Outside the pop and rock mainstream, electronic sampling launched a new scene: hip-hop. It began with live vinyl sampling, but as digital samplers became widely available, independent hip-hop artists turned samples into art.
Tape gave way to CDs gave way to MP3s. Gen-X piracy pioneers downloaded audio files from Napster and burned CD-Rs. Lo-fi bands like Pavement and Elliott Smith were popular—possibly because the average fidelity of digital audio was rough and scratchy. Increased digital compression sparked the loudness wars.
Digital recording broke through with the launch of Pro Tools in 1991. Beck’s acclaimed 1996 album Odelay used it, as did Ricky Martin’s “Livin’ La Vida Loca,” the first Pro Tools No. 1 hit.
Then there was Cher. In 1998, her smash single “Believe” left even seasoned record producers guessing at the otherworldly vocal treatment.
It was possible to manipulate the pitch of vocal tracks before Antares Audio Technology released its Auto-Tune plugin in 1996. Beatles producer George Martin created the distinctive vocal effects on “Strawberry Fields Forever” by recording a double of the lead vocal at a slower tempo and lower pitch, then speeding up the playback of the tape to adjust its pitch upward. (Alvin and the Chipmunks took this to its logical extreme). In the 80s, sampler-based pitch correction enabled producers to view audio waveforms to see where the performer had gotten a little pitchy. But the technology was as expensive as the process was time-consuming.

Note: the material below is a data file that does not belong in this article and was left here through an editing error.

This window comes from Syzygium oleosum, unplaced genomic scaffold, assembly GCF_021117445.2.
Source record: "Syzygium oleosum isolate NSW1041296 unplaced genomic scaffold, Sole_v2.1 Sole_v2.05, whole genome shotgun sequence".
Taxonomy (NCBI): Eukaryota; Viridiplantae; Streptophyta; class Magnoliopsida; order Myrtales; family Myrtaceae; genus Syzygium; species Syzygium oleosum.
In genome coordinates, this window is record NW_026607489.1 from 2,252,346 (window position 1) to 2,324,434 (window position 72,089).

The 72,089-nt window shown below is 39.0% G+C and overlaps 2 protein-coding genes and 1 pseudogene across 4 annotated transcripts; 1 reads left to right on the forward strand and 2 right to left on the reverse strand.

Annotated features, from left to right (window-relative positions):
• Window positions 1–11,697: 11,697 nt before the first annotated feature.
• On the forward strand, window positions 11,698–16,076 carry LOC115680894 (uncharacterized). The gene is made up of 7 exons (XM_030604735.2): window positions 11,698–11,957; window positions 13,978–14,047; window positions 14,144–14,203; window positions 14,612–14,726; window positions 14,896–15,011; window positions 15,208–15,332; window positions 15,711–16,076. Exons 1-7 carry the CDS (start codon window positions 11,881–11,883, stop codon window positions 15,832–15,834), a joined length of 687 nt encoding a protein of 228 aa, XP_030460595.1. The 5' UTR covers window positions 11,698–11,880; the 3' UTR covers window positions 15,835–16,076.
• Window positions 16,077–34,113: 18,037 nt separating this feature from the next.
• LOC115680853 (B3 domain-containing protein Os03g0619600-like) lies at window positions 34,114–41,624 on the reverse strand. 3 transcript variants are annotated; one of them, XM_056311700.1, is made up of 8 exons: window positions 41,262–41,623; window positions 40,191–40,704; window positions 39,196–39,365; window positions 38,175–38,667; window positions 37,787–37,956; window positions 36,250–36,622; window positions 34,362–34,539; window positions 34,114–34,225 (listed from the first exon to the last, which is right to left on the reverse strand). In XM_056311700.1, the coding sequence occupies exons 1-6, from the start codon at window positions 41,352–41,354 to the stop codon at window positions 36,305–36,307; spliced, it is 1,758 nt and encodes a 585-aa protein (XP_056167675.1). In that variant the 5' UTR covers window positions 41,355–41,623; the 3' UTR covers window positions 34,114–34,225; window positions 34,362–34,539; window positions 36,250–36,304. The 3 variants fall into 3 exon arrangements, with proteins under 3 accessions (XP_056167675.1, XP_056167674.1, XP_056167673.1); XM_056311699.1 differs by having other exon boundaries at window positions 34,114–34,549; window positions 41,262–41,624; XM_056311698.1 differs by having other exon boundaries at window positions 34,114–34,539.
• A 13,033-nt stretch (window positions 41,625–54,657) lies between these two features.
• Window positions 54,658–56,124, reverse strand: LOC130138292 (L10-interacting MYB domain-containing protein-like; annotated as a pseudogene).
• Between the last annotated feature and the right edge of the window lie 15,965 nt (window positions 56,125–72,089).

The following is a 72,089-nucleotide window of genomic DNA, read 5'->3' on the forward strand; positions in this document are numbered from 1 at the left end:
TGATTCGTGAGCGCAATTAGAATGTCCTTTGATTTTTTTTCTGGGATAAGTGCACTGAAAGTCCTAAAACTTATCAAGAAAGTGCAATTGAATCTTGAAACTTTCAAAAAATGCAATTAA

Auto-Tune changed everything, offering real-time pitch correction to the burgeoning Pro Tools crowd. “Believe” was the first major recording to feature such prominent pitch correction, launching an unstoppable movement in pop production.